• Thanks for your comments, dajhilton. Yes, you add an important detail that an initial renegotiation that results in a new contract abrogates the author’s right to exercise the 35 year termination right.

      However, I object to you saying the article “seriously mis-states the law.” The opening passage of the article says “These so-called “termination rights,” which let authors break contracts after 35 years” makes clear I am talking about contracts not books.

  7. Tim DeYoung

    Question: Many of these authors still have vibrant, continuing careers. Past experience tells me that a lot of authors renogotiate new contracts for backlist titles when paired with a new novel. Wouldn’t that move the 35 year guideline to the new contract date?

    • The Winnie the Pooh and John Steinbeck cases stand for a similar proposition. In these cases, it wasn’t the 35 years termination right, but a right that allows termination of even older works, works copyrighted 56 or 75 years ago. In Steinbeck, the court held there was no longer a contract to terminate, because a later contract had expressly revoked it and then re-granted the copyrights for more money. These two cases have been criticized.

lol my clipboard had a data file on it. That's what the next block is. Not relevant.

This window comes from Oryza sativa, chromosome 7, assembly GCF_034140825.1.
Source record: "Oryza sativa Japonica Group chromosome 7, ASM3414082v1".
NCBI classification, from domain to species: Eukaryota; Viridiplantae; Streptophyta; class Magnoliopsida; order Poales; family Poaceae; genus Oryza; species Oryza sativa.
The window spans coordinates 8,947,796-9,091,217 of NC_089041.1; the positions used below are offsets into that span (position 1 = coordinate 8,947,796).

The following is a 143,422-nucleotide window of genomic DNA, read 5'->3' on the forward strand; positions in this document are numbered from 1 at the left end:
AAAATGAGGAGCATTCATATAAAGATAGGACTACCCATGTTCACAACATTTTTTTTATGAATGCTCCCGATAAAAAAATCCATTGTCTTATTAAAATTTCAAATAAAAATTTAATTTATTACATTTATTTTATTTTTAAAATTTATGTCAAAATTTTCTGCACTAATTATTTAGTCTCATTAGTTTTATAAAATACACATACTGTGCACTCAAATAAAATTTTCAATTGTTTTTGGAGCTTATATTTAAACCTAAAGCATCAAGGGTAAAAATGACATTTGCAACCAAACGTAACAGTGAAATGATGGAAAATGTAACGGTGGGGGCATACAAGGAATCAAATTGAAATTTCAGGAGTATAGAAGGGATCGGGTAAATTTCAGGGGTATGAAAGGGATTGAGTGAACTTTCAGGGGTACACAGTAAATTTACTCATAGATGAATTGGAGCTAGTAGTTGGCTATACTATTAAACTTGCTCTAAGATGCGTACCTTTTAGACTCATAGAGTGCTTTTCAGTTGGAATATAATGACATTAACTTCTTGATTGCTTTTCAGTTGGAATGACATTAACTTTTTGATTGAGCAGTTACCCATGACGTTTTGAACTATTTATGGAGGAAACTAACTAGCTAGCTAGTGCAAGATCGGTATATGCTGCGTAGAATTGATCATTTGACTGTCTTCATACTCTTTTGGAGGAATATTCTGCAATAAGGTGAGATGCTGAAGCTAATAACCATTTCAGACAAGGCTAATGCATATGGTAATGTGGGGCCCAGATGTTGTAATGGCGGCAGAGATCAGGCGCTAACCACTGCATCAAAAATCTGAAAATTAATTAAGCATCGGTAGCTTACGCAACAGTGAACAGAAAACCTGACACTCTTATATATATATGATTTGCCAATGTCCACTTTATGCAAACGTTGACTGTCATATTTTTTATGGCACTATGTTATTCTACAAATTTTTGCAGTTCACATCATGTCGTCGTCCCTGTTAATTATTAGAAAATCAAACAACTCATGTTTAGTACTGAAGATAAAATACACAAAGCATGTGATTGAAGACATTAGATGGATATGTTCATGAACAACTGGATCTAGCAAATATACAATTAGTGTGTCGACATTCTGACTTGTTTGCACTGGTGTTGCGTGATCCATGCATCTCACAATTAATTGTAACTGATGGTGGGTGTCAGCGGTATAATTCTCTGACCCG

• Yes, you are correct. A contract that has already been superseded by the execution of a later contract has no current effect. So there is nothing to terminate. Authors who re-negotiated contracts at any time after the new law was passed in 1976 were aware – or should have been made aware by their lawyers – of the impact which re-negotiating their contracts would have (i.e, losing the potential future right to void the contract by exercising termination rights after 35 years). If they were not made aware, they have a malpractice claim against their lawyer/adviser.